Comedy in its purest form
Colleen Fischer | Thursday, September 26, 2019
I love vinyl.
Maybe that makes me basic or a try-hard, but I don’t care. I stole my turntable and stereo from my aunt’s attic and put on the record what I thought looked the coolest, because high school freshman Colleen did not know any good music yet — she was still playing the Jonas Brothers on repeat (I guess not much has changed). So I put on Donald Fagen’s “The Nightfly” and fell in love. I liked how you could watch it spin and see it play, and I loved how tangible it was. I asked for the “Hamilton” soundtrack on vinyl for my birthday that spring which is very cringey.
Don’t get me wrong, I was listening to good music eventually. I learned how to find music that was made to play on vinyl. It taught me to read about records, to find out the importance of where things were recorded and who was in the room. I began to recognize producers’ names and laughed at musicians’ jokes on the back.
Not so long after that I bought my first comedy album. It was an album released in the mid- to late-60s and was called “Lyndon Johnson’s Lonely Hearts Club Band.” It was a reference to the Beatles album and shared most of the same artwork, but the faces of the musicians were replaced with serial killer-esque magazine cut-outs of politicians. In a world full of visual comedy, now 16-year-old Colleen loved this unique way of consuming comedy. The album’s concept simply takes radio interview clips out of context. It was hilarious. They made fun of the number of children Bobby Kennedy had with Bobby Kennedy’s own voice. It not only didn’t need any visuals, it was better without them. That would have hindered the album; the dramatic cuts in footage would let the viewer know they weren’t part of the same art piece. Instead, the comedian’s questions and the radio clips melted into each other.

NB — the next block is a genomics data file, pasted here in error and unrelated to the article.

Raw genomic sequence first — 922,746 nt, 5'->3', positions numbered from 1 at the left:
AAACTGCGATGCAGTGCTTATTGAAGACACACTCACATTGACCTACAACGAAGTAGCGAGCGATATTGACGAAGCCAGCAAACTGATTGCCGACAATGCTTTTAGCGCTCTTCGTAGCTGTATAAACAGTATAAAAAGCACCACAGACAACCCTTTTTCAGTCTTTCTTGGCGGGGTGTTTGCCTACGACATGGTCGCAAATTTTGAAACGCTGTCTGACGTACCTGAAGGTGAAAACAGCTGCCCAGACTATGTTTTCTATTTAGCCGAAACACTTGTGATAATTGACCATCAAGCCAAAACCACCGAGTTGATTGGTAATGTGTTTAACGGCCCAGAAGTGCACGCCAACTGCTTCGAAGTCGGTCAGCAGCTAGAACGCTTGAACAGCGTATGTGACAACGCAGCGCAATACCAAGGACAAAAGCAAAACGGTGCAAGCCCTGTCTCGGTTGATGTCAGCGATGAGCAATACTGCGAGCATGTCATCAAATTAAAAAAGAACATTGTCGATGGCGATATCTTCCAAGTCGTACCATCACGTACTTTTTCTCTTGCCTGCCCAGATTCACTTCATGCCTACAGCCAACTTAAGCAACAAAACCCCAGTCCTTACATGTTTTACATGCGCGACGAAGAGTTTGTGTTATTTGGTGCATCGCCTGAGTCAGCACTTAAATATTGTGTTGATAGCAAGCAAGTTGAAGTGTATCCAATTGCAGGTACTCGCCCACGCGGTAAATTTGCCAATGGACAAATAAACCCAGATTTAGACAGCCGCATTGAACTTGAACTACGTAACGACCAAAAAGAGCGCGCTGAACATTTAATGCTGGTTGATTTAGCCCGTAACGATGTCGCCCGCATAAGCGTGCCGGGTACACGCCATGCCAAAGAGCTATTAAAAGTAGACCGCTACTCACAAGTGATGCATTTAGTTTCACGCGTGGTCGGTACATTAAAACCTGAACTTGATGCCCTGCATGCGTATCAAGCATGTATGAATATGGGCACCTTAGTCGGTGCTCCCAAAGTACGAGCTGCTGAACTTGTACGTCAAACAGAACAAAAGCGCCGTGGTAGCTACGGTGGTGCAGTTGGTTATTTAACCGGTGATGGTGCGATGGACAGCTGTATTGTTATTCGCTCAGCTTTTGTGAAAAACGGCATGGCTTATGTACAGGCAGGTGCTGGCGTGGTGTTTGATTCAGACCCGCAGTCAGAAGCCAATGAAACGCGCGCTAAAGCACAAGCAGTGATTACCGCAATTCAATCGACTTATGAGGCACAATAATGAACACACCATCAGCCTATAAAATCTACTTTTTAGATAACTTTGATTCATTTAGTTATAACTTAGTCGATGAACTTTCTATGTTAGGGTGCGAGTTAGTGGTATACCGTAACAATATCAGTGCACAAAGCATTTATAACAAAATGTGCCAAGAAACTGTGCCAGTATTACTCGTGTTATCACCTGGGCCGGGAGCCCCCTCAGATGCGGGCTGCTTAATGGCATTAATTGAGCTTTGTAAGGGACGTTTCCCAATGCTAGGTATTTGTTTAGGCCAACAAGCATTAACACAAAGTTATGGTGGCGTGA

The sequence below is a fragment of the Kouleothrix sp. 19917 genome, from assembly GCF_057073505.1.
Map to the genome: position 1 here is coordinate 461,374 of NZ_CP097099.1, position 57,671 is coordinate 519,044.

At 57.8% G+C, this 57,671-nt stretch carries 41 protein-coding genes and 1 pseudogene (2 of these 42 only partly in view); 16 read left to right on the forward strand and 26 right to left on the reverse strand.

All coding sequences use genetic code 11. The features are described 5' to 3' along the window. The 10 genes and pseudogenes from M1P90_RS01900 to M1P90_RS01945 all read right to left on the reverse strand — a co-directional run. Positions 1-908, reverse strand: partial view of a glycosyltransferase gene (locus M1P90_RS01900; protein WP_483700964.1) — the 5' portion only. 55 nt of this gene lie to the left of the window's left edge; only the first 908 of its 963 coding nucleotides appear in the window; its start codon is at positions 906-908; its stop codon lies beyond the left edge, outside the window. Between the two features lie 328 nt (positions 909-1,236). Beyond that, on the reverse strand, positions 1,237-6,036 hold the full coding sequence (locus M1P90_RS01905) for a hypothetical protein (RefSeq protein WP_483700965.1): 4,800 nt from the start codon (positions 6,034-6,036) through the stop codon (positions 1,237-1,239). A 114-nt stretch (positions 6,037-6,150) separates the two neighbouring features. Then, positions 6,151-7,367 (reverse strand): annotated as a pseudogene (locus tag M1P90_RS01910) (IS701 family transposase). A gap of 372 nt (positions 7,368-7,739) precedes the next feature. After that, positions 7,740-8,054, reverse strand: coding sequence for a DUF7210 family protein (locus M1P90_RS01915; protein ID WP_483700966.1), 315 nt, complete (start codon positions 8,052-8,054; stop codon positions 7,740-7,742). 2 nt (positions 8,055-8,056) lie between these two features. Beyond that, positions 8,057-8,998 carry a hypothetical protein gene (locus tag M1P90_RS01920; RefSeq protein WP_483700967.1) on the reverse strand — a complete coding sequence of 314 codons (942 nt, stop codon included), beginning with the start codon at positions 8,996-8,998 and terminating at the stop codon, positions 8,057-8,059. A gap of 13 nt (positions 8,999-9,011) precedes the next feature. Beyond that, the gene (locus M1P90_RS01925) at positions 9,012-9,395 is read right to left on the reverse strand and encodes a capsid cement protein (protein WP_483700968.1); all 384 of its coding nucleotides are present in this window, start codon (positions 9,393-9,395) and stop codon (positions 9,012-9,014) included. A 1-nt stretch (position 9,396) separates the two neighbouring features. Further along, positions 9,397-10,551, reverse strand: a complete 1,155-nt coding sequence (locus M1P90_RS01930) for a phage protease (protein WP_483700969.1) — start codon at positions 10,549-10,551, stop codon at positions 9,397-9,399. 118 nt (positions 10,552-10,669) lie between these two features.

I then started collecting random comedy albums — anything from John Mulaney and Patton Oswalt’s modern comedy to Nichols and May, the comedians who inspired them (I actually have two copies of that one because someone gifted me one). Now I didn’t see John Mulaney swinging the microphone cord around as he thought, but I did hear his pauses as if they were rests before an epic beat drop. The jokes hit harder and were funnier. I bought for a dollar Vaughn Meader’s “The First Family,” which is a John F. Kennedy impersonation record, and flipped between it and historical recordings of the former president’s speeches trying to tell the difference. I put it on and laughed at the same jokes over and over. It was well worth the money.
There is something special about comedy without picture. It is almost as if it is in its purest form. Without visuals, it keeps the secrets between you and the comedian, making it seem as if they’re jokes between friends while at a movie or in class. It brings the comedian into the room with you. Listening to music on vinyl has taught me to listen to the pauses and to hear the silences. Listening to comedy on vinyl hasn’t taught me much besides how to laugh my butt off.